The initial set of rules for these categories was pulled from the specific-threats and spyware-put categories, as these categories already contained numerous botnet command and control, and dns based detection rules. We felt that by breaking these categories out it was easier to find the rules end users were looking for, and that doing this gives people a simpler way to enable a whole type of detection in a single unified category. These categories are augmented by our automated malware analysis systems, spam traps, honeynets, and additional external data feeds. We'll be putting out some additional information about how these systems works and what type of data they capture; we'll also be publishing some raw data lists. Anyone will be able to get the raw lists, which contain IP addresses, URLs, and DNS names that were collected from these systems so you can use this data in other security or security releated tools, like SMTP RBLS, or DNS Blackhole systems.
- botnet-cnc.rules: A large portion of the world's malware connects the infected machine into a botnet, to serve at the whim of whomever unleashed the initial infection; this software uses command and control channels to communicate with master servers and take instructions on what to do next. These rules are aimed at detecting communication over those channels, by looking for portions of URLs that remain constant across domains used by control servers, chunks of the communications channels themselves, or other criteria that have been observed repeatedly across a broad range of related pieces of malware. A number of rules in this category were previously listed in the Specific-Threats category and in the Spyware-Put category, since these rules focused specifically on command and control traffic they have been moved here.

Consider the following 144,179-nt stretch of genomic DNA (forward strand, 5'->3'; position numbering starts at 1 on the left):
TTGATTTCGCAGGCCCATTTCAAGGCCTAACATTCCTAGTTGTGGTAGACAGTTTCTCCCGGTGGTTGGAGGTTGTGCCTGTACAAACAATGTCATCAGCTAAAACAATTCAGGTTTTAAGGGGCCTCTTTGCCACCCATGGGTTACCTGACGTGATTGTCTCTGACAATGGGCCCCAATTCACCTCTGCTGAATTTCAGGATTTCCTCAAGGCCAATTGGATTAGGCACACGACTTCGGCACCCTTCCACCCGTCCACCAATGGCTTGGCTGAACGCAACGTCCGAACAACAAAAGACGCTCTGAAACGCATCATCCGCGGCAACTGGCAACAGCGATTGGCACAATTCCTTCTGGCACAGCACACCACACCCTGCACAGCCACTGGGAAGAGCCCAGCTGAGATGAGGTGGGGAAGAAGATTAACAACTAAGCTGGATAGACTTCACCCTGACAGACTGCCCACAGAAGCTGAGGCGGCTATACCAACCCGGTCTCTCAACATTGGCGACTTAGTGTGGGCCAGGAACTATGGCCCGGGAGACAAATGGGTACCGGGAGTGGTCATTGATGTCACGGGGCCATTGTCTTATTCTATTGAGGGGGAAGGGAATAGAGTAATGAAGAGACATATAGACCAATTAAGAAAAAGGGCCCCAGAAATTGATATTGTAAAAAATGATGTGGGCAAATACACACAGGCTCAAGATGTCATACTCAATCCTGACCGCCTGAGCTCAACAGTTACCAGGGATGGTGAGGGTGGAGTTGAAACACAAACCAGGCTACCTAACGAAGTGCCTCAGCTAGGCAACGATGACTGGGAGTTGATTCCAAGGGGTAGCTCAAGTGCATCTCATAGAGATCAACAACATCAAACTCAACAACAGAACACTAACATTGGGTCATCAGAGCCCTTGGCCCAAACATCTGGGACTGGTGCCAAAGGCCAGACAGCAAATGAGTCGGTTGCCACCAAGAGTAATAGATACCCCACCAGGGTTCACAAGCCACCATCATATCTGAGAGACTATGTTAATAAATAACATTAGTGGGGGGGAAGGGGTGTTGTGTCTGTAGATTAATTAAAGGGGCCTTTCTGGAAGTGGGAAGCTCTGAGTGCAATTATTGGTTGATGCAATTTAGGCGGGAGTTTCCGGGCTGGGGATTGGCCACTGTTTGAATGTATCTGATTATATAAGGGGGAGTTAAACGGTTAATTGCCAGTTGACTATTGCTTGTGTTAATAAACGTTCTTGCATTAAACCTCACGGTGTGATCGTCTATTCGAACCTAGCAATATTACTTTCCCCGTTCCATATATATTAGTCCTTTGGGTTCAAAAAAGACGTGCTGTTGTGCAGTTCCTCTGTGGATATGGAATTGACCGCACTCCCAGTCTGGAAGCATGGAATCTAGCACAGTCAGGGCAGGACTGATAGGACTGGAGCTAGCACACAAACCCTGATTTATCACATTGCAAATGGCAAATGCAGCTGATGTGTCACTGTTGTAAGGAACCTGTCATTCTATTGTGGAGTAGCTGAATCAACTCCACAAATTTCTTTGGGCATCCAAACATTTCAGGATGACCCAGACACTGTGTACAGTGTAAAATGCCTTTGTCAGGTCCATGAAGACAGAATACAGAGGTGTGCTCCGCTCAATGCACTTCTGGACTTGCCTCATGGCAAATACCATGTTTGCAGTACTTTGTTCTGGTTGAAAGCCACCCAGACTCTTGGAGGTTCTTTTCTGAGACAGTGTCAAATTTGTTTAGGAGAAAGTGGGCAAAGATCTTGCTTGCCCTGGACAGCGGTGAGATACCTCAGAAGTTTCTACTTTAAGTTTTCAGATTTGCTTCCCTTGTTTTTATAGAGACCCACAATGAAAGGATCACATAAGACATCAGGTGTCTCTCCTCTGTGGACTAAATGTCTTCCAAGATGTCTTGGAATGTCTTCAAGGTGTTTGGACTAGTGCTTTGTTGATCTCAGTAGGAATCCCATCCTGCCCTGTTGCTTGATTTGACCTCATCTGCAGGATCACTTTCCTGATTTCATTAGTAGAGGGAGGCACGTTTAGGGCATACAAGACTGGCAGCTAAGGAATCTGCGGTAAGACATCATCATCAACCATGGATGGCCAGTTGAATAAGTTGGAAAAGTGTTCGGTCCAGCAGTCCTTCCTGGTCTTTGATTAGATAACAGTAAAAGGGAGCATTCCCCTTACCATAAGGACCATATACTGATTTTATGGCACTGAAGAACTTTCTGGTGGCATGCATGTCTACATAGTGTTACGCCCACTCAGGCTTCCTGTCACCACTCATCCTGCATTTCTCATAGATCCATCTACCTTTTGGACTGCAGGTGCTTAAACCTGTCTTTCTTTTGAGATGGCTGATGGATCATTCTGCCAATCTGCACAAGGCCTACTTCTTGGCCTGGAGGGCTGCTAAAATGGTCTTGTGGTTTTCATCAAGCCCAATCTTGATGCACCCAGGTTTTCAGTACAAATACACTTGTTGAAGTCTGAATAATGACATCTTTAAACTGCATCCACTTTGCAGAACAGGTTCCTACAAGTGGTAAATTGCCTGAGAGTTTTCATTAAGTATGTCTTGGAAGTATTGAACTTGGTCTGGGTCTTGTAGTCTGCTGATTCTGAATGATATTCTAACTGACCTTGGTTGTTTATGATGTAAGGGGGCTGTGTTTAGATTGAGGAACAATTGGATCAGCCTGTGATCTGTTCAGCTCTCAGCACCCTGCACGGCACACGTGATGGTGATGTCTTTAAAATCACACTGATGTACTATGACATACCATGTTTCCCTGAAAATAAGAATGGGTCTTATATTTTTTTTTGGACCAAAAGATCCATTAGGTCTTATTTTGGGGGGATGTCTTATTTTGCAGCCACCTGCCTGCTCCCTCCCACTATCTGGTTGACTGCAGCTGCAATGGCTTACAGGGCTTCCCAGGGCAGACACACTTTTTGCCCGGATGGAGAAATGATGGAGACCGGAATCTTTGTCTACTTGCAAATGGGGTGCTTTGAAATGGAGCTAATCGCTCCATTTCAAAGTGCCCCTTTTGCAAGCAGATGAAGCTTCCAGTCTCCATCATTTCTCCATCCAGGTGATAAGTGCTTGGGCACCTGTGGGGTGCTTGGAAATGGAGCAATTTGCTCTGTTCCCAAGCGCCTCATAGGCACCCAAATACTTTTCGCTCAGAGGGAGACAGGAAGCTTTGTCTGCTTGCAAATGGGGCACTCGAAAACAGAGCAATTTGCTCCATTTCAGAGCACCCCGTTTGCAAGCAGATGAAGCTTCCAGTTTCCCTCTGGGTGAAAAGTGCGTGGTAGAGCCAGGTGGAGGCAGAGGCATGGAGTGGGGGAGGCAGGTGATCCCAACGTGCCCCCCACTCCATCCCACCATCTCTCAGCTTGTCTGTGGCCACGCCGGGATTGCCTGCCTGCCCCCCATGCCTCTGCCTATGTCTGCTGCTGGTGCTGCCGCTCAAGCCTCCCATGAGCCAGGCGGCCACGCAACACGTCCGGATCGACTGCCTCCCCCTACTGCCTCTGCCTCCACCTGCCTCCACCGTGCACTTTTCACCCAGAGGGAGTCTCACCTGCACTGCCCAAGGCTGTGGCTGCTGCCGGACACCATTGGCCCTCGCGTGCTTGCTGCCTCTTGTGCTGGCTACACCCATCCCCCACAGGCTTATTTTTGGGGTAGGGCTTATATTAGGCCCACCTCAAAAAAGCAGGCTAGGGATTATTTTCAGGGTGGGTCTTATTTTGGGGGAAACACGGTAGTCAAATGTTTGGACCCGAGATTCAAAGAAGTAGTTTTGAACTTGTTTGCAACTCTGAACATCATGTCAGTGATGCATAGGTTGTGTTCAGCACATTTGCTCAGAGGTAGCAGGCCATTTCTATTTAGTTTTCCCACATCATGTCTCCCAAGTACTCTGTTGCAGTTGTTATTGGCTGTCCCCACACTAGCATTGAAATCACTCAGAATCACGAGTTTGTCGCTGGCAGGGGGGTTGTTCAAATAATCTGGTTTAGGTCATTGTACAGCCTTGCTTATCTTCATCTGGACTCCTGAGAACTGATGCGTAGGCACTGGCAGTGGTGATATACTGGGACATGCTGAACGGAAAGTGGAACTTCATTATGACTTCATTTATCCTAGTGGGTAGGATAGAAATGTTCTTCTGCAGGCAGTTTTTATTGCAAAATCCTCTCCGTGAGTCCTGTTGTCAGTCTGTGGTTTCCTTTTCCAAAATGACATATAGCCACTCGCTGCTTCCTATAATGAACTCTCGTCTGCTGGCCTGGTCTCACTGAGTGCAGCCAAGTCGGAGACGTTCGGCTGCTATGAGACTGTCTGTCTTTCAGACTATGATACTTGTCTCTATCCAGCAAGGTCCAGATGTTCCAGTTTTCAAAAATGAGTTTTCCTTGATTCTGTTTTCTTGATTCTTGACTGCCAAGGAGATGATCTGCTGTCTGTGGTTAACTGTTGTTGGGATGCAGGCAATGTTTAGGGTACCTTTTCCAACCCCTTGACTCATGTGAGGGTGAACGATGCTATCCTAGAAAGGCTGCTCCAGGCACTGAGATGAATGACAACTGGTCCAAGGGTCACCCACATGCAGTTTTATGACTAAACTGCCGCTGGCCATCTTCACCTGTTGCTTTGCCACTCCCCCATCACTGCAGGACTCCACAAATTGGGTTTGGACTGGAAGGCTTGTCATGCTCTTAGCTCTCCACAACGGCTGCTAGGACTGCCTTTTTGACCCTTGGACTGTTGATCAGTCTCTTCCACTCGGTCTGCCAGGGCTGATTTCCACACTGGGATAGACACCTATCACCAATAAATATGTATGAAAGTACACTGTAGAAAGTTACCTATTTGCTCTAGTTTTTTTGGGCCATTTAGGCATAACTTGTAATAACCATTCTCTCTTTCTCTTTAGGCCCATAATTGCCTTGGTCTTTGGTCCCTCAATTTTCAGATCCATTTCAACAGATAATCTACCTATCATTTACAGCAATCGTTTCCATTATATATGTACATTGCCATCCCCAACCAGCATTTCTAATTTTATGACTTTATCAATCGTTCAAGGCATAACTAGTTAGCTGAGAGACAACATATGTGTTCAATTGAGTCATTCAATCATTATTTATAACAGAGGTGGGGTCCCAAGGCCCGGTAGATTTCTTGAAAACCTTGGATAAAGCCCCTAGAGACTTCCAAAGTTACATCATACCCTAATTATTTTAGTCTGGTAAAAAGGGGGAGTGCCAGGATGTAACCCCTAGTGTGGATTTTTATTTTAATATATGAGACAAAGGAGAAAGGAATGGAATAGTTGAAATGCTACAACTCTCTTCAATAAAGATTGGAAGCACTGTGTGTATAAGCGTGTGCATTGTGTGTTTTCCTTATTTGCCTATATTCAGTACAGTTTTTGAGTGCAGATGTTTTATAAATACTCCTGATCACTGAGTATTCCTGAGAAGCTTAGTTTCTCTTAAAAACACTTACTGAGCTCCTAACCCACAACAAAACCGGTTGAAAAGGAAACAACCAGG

- blacklist.rules: These rules look for DNS queries for known-malicious domains and common URL patterns observed inside of our malware sandbox, not necessarily associated with a command and control channel. These could be domains serving up exploits, URLs used in click-fraud schemes, update servers for malware, or any number of other things that were consistent across a large number of malware
- phishing-spam.rules: Phishing attacks and spam are the bane of the modern inbox. These rules seek to supplement your existing spam filtering system (you do have a good spam filter, right?) by looking for domains being advertised in malicious emails.
So, what happens if you turn these rules on and you start getting alerts? For the phishing/spam rules, you may wish to consider enabling them in blocking mode, to help prevent these malicious emails from coming into your network in the first place. For the blacklist and botnet/C&C rules, you've got a larger problem on your hands, since you're looking at outbound communications from an existing infection.
We've done our best to help you identify the particular piece of malware generating the traffic being detected by these rules. For most of the malicious domains in our blacklist rules, we've cross-referenced with other malware analysts and given you the name of at least one virus known to be associated with the domain in question.
Additionally, the references included in rules based on our malware sandbox data give you a list of md5sums of binaries that generated the traffic used to create the rule - which can help you cross-reference anything suspicious you may find on the system in question with tools like Virus Total and ThreatExpert.
Since these rule categories will be under active development, we welcome your suggestions on ways to improve them, and your feedback on how you've integrated them into your security process in the wild. Feel free to comment below, or reach us on IRC or email at research at sourcefire dot com.